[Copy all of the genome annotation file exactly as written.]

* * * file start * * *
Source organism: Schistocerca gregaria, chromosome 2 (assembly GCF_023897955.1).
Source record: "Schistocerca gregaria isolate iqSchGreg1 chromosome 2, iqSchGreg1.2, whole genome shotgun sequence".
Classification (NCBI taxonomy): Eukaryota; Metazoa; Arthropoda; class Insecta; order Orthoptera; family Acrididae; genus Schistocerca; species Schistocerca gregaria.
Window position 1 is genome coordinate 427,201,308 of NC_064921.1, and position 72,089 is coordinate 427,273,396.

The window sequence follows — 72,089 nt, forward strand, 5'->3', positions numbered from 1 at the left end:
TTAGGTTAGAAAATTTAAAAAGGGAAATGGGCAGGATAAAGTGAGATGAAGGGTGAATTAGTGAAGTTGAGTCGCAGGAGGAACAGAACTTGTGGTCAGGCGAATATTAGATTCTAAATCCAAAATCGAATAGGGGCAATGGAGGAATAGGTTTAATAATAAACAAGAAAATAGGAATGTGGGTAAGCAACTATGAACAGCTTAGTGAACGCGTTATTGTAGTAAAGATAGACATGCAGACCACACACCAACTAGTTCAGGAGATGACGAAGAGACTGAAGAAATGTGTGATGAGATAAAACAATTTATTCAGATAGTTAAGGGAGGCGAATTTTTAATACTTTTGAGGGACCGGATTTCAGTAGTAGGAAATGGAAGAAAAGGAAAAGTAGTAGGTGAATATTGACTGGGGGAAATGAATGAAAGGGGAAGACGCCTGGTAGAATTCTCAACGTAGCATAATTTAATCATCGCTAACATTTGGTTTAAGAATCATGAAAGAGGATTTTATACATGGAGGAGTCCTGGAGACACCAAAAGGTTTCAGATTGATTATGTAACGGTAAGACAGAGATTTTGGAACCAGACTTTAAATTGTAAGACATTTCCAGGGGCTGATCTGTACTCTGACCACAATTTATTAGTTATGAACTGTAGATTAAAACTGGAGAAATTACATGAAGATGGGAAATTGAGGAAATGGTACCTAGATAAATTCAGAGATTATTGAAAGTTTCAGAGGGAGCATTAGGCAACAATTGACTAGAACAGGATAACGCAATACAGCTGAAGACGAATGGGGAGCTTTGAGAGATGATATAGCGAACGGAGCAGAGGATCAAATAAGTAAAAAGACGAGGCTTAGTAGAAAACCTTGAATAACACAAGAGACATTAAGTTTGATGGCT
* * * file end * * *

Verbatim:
Source organism: Schistocerca gregaria, chromosome 2 (assembly GCF_023897955.1).
Source record: "Schistocerca gregaria isolate iqSchGreg1 chromosome 2, iqSchGreg1.2, whole genome shotgun sequence".
Classification (NCBI taxonomy): Eukaryota; Metazoa; Arthropoda; class Insecta; order Orthoptera; family Acrididae; genus Schistocerca; species Schistocerca gregaria.
Window position 1 is genome coordinate 427,201,308 of NC_064921.1, and position 72,089 is coordinate 427,273,396.

The window sequence follows — 72,089 nt, forward strand, 5'->3', positions numbered from 1 at the left end:
TTAGGTTAGAAAATTTAAAAAGGGAAATGGGCAGGATAAAGTGAGATGAAGGGTGAATTAGTGAAGTTGAGTCGCAGGAGGAACAGAACTTGTGGTCAGGCGAATATTAGATTCTAAATCCAAAATCGAATAGGGGCAATGGAGGAATAGGTTTAATAATAAACAAGAAAATAGGAATGTGGGTAAGCAACTATGAACAGCTTAGTGAACGCGTTATTGTAGTAAAGATAGACATGCAGACCACACACCAACTAGTTCAGGAGATGACGAAGAGACTGAAGAAATGTGTGATGAGATAAAACAATTTATTCAGATAGTTAAGGGAGGCGAATTTTTAATACTTTTGAGGGACCGGATTTCAGTAGTAGGAAATGGAAGAAAAGGAAAAGTAGTAGGTGAATATTGACTGGGGGAAATGAATGAAAGGGGAAGACGCCTGGTAGAATTCTCAACGTAGCATAATTTAATCATCGCTAACATTTGGTTTAAGAATCATGAAAGAGGATTTTATACATGGAGGAGTCCTGGAGACACCAAAAGGTTTCAGATTGATTATGTAACGGTAAGACAGAGATTTTGGAACCAGACTTTAAATTGTAAGACATTTCCAGGGGCTGATCTGTACTCTGACCACAATTTATTAGTTATGAACTGTAGATTAAAACTGGAGAAATTACATGAAGATGGGAAATTGAGGAAATGGTACCTAGATAAATTCAGAGATTATTGAAAGTTTCAGAGGGAGCATTAGGCAACAATTGACTAGAACAGGATAACGCAATACAGCTGAAGACGAATGGGGAGCTTTGAGAGATGATATAGCGAACGGAGCAGAGGATCAAATAAGTAAAAAGACGAGGCTTAGTAGAAAACCTTGAATAACACAAGAGACATTAAGTTTGATGGCT